PhD 4: Harnessing computing to resolve industry and academic geological problems; grain shape analysis as a new provenance tool
The generation of increasingly large datasets in the geosciences presents significant potential for innovative data-mining approaches to establish new tools for both academic and industrial application. One area that shows promise is the use of grain shape to cheaply and rapidly determine the source and transport history of eroded particles. This project will utilise the resources of the world's largest mineral sand company and state survey repositories to develop a new analytical tool that can be integrated with standard geological approaches for basin analysis and heavy mineral sand exploration. Furthermore, this project will be involved in developing rigorous statistical analysis of large geochronological and sedimentological datasets by the broader geological community.
The deadline for applications is 30th July, but candidates will be considered after this date if suitable applications are not received by the deadline. Preferably applicants would start as soon as practically possible after this date.
To apply for any of these projects please send an email (with subject heading "Detrital Mineral PhD") including a CV, and a one page summary explaining why you are a good fit for the project, and summarising your research interests to Prof Chris Kirkland (email@example.com; PhD's 1 & 2) or Dr Milo Barham (firstname.lastname@example.org; PhDs 3 & 4). Please feel free to contact the selector at the same address to obtain any additional details about the project. Selection of candidates will be a competitive process. Shortlisted candidates will be required to provide further academic transcripts and contact information for two academic references.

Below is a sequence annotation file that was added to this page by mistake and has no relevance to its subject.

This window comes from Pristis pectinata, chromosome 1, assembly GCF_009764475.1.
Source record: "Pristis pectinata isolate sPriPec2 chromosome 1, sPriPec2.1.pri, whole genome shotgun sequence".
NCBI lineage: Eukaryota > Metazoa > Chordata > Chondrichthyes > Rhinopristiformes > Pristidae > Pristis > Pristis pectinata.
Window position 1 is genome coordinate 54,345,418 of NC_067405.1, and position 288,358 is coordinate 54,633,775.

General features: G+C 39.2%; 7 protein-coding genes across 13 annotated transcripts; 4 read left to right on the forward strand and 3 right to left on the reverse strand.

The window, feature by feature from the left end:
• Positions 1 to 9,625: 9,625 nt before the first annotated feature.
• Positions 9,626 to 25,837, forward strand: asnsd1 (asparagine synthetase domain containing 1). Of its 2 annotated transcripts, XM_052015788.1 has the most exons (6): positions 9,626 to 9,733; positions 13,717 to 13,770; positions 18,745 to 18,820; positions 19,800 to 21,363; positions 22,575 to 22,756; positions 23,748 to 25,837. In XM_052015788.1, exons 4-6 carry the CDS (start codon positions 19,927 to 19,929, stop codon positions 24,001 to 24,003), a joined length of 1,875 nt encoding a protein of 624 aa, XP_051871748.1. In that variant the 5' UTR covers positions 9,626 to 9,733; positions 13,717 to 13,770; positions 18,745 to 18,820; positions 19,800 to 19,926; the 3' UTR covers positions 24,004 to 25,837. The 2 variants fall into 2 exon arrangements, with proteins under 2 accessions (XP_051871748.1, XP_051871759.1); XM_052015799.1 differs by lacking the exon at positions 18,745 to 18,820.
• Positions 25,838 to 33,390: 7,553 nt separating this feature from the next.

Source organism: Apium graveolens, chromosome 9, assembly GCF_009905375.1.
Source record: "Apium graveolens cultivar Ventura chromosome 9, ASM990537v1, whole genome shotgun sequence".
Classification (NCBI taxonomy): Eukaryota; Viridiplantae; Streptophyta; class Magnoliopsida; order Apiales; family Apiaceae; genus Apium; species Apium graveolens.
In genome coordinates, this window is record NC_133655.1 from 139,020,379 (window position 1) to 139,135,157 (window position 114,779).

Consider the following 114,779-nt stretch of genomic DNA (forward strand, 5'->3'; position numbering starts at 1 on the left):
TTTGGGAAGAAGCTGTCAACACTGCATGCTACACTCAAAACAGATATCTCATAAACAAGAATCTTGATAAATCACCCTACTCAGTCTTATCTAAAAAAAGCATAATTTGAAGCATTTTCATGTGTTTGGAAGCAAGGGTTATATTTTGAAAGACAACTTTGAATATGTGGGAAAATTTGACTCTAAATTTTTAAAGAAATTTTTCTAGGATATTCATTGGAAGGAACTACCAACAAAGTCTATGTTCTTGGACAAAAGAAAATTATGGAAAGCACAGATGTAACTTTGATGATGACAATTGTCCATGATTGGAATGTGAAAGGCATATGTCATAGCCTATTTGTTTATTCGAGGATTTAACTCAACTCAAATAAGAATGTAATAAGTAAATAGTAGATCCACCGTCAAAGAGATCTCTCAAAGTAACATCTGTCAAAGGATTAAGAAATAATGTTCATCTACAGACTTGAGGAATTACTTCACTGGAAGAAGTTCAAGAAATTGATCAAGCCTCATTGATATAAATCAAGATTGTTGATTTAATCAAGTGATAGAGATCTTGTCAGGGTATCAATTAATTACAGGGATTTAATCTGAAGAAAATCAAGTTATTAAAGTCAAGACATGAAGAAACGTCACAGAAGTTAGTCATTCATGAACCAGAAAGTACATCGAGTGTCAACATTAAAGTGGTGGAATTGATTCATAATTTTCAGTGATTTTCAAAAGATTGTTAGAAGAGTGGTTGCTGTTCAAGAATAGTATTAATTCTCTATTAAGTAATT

About Curtin University and the School of Earth and Planetary Sciences
Curtin is a dynamic, research-intensive University ranked in the top 1% of universities worldwide (ARWU 2018 and QS World University Rankings 2019), and is placed 20th in the world for universities less than 50 years old (QS Top 50 Under 50 2019). In both the recent 2012 and 2019 rounds, the disciplines of Geology and Geochemistry were awarded the maximum ranking of 5 in the federal government's "Excellence in Research for Australia" assessment. These factors, coupled with excellent analytical facilities and ongoing successes in funding rounds, ensures that candidates will be hosted within a vibrant and dynamic research environment and will receive exceptional research training. The university boasts outstanding geoscience research facilities that successful candidates will be able to access and gain training in, including; two Sensitive High Resolution Ion Microprobes (SHRIMP), two Laser Ablation Split Stream Inductively Coupled Plasma Mass Spectrometers, various qualitative and quantitative petrographic and electron microscopes, sample preparation aids, as well as access to a wide range of other investigative instruments and the Pawsey Supercomputing Centre.